The most important reason to vote Democrat is that Democrats care about 98% of Americans, while the GOP and the Tea Party only care about the top 2% of Americans.
The Democrats priority is to take our country forward, while the GOP and the Tea Party want to take us to a time in which education and health care are privileges, the minimum wage is non-existent and civil rights are decided by the states.
The Democrats encourage people to vote. The GOP/Tea Party has actively worked to suppress votes. In fact, there are some in the GOP/Tea Party who want to eliminate direct elections to choose our senators.
The GOP’s priority, in the words of Mitch McConnell:
“The single most important thing we want to achieve is for President Obama to be a one-term president.”
McConnell said he had been studying the history of presidents who suffered big defeats in midterm elections in Congress, but then won re-election in two years anyway. McConnell said he doesn’t want Republicans to repeat the same mistakes that allowed that to happen.
“After 1994, the public had the impression we Republicans overpromised and underdelivered,” McConnell said. “We suffered from some degree of hubris and acted as if the president was irrelevant and we would roll over him. By the summer of 1995, he was already on the way to being re-elected, and we were hanging on for our lives.”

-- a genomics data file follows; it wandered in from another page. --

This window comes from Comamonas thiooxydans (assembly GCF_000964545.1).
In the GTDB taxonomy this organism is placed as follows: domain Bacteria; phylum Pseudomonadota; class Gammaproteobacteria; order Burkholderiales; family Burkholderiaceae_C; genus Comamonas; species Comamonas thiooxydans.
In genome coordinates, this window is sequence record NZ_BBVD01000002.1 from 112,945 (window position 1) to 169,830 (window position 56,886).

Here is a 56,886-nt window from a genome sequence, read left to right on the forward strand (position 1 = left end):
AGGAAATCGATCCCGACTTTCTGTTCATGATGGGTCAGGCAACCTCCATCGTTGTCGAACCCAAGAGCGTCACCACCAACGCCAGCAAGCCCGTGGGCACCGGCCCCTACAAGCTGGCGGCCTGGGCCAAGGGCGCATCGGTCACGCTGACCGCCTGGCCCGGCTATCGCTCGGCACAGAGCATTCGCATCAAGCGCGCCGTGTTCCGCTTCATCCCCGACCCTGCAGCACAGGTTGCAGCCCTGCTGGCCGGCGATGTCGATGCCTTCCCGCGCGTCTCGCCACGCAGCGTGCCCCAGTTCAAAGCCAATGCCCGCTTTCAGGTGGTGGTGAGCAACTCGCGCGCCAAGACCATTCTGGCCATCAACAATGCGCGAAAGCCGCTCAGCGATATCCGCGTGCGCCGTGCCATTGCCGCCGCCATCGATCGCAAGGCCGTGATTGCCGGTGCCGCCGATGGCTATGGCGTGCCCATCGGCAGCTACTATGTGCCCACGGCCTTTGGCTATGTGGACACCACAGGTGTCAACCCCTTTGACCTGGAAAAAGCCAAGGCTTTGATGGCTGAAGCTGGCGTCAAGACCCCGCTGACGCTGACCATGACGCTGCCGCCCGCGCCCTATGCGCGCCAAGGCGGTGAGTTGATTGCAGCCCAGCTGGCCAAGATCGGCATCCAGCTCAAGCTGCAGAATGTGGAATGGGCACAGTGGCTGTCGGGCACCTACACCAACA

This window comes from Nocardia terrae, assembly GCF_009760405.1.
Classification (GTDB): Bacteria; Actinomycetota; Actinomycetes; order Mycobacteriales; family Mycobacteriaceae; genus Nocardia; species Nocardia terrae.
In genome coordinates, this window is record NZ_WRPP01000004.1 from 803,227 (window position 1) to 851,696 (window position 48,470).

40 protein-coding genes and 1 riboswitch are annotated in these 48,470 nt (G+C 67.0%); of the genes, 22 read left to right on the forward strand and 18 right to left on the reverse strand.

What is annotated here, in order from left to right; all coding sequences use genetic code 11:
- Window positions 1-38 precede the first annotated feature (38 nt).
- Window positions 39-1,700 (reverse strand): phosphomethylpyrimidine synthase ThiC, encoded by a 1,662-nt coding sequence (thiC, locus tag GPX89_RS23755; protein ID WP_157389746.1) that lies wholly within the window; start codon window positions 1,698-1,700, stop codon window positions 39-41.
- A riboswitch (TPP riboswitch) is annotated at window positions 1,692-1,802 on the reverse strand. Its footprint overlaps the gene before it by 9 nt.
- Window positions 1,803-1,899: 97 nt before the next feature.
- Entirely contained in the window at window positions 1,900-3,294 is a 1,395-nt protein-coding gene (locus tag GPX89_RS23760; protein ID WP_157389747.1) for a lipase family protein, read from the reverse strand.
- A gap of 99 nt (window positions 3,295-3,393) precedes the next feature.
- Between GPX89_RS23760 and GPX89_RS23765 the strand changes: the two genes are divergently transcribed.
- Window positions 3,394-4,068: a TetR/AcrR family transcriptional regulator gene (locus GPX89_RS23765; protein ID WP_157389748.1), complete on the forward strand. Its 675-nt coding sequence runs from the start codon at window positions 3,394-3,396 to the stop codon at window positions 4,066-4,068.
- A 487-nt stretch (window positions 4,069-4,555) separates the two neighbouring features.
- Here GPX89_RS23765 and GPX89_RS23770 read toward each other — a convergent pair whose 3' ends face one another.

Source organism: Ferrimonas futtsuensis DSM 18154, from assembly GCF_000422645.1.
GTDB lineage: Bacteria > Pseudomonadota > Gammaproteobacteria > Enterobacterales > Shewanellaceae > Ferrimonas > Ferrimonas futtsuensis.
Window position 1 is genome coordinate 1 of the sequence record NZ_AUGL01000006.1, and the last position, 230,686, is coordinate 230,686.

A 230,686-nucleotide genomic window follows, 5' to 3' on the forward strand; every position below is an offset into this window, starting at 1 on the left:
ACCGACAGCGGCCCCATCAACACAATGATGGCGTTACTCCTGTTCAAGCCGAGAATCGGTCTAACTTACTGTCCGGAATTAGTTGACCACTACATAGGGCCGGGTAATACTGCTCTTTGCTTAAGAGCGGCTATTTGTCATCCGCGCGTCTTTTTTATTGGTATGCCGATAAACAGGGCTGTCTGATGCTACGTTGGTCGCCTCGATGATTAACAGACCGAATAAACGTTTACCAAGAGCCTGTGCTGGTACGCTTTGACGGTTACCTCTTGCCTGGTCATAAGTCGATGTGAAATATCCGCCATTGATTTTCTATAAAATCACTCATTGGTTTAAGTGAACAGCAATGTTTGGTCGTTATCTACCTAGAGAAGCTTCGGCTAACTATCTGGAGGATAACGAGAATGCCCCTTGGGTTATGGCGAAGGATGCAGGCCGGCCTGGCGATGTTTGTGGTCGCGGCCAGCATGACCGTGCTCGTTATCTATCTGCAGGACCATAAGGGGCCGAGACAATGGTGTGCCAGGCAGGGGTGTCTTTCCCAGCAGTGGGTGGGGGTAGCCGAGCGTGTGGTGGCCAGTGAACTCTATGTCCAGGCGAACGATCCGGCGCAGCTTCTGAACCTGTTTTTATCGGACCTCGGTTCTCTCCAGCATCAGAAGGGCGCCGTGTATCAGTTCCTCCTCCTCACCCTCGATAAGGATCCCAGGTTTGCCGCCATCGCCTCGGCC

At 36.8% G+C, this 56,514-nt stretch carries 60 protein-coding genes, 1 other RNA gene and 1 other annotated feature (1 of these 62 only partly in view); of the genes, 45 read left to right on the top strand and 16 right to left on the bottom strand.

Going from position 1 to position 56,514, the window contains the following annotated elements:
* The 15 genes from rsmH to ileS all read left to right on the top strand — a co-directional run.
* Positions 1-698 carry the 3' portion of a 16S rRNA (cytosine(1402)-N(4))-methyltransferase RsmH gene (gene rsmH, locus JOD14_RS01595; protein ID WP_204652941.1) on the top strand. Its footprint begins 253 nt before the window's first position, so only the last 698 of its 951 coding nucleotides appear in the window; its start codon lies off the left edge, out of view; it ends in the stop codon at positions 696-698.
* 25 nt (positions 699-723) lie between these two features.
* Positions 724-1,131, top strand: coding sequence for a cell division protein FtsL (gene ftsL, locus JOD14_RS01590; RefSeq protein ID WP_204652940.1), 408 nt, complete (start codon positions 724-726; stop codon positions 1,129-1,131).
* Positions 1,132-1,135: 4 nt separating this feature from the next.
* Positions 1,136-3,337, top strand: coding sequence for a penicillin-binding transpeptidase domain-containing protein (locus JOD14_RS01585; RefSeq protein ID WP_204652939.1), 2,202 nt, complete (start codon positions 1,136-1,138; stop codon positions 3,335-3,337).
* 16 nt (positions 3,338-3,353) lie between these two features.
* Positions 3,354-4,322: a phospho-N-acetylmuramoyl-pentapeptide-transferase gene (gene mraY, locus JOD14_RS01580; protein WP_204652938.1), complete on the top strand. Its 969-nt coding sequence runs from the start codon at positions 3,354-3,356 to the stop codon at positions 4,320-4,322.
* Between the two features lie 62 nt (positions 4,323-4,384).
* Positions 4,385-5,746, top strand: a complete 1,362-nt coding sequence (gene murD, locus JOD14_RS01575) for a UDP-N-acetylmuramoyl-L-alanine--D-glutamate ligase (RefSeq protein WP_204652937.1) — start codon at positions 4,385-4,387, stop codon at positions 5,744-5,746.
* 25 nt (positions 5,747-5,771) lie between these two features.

McConnell said Republicans need to treat the midterm elections as “the first step in retaking the government.”
It was in that context that McConnell said, “The single most important thing we want to achieve is for President Obama to be a one-term president.”
GOP leaders go on to suggest that they are willing to compromise. This begs the question: if they were willing to compromise, why didn’t they do so during the past two years. The GOP obstructed at every turn, to the point of opposing policies they had previously backed. Sixty has become the new 51 in the Senate, thanks to GOP abuse of the filibuster. Despite GOP obstructionism, the Democrats have spent the last two years working for the American people. As News Junkie Post points out:
While the mainstream media narrative has been dominated by right wing and Tea Party talking points, many of the fundamental changes in direction of this country have not received the attention they deserve. Now in one day, the very politicians who venomously opposed these reforms, the very people who want to take America back to the days of Bush are poised to retake the US House of Representatives. They are banking on the short attention span of voters, so share this list liberally!